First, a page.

The House and Senate Appropriations subcommittees have begun hearings on recommendations for funding the federal government in fiscal year 2015, including a $3.9 trillion budget proposed by President Obama.
The president’s budget, submitted to Congress March 4, is in line with the budget agreement approved by Congress last year and includes $1.014 trillion in discretionary funding. The president calls for an end to sequestration starting in 2016 and includes a supplemental budget request called Opportunity, Growth and Security that would provide $56 billion in additional domestic and defense spending derived from alternative spending cuts and tax increases.
Portions of the budget proposal of special interest to the ABA include additional discretionary funding in the Justice Department’s (DOJ) $27.4 billion budget proposal for the “Smart on Crime” initiative, which was launched in August 2013. The additional appropriation, a $122 million increase to $173 million, would fund targeted criminal justice efforts to reduce the prison population and initiatives supporting state and local reentry programs for those being released from prison. Also part of the DOJ proposal is $1.1 billion for initiatives to address gun violence, including $13 million to improve the criminal background check system for gun purchasers and $75 million for school security pilot programs.
The president proposes an increase to $440 million for the Legal Services Corporation, which is currently funded at $365 million. That amount includes $4.9 million for the new Pro Bono Innovation Fund, a competitive grant program established this year to support new and innovative projects promoting and enhancing pro bono initiatives throughout the country. The president is seeking $1 million for the student loan repayment assistance for civil legal services lawyers.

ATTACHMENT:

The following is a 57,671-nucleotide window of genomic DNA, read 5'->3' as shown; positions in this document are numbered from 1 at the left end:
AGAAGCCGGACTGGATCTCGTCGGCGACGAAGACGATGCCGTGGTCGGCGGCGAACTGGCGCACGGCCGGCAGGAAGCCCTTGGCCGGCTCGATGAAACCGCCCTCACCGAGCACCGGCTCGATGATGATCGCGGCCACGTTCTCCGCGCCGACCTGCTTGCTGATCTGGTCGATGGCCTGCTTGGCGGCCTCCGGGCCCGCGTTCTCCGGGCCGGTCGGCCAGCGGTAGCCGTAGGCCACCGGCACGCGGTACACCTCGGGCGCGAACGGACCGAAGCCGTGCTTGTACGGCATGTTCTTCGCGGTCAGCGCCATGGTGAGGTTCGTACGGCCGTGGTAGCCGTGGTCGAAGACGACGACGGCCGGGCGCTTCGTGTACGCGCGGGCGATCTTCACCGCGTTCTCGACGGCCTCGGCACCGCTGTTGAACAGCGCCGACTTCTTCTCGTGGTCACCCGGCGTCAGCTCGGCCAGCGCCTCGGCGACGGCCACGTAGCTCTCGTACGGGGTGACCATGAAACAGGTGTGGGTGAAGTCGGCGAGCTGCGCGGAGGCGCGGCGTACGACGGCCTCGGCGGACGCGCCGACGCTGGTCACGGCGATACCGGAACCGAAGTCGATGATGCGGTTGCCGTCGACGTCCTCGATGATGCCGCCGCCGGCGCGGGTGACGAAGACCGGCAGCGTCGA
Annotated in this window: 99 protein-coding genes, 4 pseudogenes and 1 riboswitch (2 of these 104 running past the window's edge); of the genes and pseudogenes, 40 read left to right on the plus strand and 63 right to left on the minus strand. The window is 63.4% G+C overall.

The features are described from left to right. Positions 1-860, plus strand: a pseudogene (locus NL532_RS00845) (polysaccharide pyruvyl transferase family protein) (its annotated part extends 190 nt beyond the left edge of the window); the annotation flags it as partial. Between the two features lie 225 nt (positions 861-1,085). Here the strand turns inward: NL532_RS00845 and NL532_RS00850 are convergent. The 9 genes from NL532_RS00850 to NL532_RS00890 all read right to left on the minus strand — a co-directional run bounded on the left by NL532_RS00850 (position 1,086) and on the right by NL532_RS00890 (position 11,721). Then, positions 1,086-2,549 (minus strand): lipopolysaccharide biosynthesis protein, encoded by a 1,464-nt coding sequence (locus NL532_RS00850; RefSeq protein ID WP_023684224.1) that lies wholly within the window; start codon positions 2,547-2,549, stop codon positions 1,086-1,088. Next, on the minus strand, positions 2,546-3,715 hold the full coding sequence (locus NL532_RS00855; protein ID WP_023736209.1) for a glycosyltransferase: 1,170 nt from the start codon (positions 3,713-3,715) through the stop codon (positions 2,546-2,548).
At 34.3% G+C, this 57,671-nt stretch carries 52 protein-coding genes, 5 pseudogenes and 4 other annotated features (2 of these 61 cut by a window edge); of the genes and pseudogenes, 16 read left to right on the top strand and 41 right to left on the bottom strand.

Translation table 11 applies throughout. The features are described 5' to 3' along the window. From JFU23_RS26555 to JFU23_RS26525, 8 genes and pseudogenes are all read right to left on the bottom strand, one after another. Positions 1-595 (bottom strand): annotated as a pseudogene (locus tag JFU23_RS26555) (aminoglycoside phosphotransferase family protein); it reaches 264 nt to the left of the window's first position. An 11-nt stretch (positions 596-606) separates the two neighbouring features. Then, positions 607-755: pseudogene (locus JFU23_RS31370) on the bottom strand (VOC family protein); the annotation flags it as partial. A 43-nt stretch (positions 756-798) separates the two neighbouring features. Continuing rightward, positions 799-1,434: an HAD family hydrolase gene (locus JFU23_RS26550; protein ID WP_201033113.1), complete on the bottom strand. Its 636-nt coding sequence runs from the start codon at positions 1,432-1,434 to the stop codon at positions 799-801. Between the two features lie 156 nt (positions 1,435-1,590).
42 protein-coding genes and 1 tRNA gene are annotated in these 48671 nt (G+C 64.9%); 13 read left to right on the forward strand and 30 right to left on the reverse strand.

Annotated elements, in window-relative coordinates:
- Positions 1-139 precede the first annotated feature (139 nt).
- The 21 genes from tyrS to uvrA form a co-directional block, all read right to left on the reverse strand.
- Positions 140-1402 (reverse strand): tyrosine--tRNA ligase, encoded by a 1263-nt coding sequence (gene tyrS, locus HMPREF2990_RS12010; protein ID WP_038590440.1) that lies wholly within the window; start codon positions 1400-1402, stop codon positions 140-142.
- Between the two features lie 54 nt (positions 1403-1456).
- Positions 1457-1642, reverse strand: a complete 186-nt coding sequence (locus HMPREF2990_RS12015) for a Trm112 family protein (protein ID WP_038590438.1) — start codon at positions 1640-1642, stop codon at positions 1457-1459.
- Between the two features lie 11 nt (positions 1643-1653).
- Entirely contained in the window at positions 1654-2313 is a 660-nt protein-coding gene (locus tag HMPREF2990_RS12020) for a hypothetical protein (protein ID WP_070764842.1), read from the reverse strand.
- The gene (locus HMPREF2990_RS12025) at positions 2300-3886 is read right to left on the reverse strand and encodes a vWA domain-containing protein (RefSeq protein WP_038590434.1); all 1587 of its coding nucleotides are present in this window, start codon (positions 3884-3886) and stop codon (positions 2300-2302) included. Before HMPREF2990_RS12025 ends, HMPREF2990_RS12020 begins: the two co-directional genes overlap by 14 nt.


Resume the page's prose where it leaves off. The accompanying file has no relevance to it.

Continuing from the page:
For the federal judiciary, the president requests $6.7 billion in discretionary funding. This would be an increase over the current discretionary amount of $6.516 million. Under the proposal, the Defender Services Program, which provides compensation to court-appointed attorneys representing indigent defenses in federal criminal cases, would receive an increase of $8.8 million to $1.053 billion.
The proposed budget also calls for comprehensive immigration reform and expresses support for S. 744, the immigration legislation passed by the Senate last June.
Also a priority in the budget is funding to improve the Veterans Claims Intake Program at the Department of Veterans Affairs in an effort to improve the processing of claims and eliminate the current backlog of pending claims. The budget would provide $138.7 million for this program and also includes more than $7 billion for treatment of veterans suffering from mental health issues, including post-traumatic stress disorder.